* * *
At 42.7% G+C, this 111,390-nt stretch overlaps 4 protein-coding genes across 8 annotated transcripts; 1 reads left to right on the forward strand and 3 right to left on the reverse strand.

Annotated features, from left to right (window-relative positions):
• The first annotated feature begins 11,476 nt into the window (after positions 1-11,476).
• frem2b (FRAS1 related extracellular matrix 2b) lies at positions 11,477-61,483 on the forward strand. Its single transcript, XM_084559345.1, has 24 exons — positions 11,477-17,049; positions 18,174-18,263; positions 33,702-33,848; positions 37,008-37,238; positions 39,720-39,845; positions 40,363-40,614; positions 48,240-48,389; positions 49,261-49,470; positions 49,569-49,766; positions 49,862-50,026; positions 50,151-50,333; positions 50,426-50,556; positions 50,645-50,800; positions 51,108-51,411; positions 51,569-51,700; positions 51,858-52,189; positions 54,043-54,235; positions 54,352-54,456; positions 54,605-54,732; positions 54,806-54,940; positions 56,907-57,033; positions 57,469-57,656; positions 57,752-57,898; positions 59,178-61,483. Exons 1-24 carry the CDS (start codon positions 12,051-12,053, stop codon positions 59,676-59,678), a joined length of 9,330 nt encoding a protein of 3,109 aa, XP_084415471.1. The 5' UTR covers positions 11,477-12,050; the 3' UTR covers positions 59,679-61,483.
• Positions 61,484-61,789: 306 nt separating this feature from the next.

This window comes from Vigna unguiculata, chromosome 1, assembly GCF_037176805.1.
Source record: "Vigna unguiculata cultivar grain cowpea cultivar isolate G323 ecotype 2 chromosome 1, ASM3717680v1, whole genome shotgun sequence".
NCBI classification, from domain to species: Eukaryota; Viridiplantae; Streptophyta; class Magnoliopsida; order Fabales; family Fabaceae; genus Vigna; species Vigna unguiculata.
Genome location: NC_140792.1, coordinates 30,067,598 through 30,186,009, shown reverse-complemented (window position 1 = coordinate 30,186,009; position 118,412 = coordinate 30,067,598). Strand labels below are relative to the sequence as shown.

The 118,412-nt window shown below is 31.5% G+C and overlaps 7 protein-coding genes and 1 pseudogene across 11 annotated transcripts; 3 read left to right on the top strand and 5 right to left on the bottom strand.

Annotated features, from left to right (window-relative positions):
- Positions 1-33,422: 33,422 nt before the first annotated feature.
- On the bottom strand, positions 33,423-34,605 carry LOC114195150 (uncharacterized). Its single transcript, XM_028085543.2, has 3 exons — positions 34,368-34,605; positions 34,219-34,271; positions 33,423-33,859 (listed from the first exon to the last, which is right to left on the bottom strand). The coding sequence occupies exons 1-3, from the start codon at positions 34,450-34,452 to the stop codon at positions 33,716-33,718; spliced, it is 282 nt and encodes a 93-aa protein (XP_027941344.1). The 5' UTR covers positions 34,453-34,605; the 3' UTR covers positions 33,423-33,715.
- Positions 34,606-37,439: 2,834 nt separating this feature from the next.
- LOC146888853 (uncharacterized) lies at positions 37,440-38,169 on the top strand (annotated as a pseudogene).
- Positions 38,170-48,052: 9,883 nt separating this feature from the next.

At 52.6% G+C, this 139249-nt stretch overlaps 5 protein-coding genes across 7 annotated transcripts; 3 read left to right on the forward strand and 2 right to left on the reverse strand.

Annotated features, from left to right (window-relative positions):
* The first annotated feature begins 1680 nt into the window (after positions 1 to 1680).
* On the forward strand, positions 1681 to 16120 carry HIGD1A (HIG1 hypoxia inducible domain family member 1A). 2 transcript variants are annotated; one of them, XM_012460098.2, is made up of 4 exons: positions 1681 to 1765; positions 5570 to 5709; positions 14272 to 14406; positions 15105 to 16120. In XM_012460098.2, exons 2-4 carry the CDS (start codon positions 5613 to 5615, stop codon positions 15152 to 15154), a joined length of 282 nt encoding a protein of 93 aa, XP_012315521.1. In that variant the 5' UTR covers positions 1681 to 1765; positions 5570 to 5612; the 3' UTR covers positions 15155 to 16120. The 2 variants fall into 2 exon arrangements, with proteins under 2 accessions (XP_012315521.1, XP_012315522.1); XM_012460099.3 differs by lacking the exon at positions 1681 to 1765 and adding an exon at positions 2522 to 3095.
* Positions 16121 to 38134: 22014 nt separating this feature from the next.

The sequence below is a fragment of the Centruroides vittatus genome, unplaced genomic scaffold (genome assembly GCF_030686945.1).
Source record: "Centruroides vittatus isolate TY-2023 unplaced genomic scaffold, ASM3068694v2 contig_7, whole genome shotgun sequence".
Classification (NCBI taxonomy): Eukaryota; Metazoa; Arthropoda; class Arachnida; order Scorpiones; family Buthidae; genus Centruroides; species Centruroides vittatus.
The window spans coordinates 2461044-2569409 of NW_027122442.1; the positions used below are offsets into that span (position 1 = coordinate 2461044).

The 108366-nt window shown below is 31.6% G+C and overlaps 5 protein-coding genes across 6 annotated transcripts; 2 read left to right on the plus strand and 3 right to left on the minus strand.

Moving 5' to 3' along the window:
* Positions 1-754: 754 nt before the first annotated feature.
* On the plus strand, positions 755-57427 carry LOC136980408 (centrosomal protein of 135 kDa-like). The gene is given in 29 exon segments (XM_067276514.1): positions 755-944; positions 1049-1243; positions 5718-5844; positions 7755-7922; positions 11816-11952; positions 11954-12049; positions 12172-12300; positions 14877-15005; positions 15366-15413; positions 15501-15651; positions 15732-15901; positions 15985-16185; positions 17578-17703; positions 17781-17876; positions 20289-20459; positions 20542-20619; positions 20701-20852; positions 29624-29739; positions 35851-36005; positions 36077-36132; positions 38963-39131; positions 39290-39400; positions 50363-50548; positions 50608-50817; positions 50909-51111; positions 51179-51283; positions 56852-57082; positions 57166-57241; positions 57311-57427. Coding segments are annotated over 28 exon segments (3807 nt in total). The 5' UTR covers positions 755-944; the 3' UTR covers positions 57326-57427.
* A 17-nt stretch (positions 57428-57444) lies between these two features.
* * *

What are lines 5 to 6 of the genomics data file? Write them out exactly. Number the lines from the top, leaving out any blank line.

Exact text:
• Positions 61,484-61,789: 306 nt separating this feature from the next.

This window comes from Vigna unguiculata, chromosome 1, assembly GCF_037176805.1.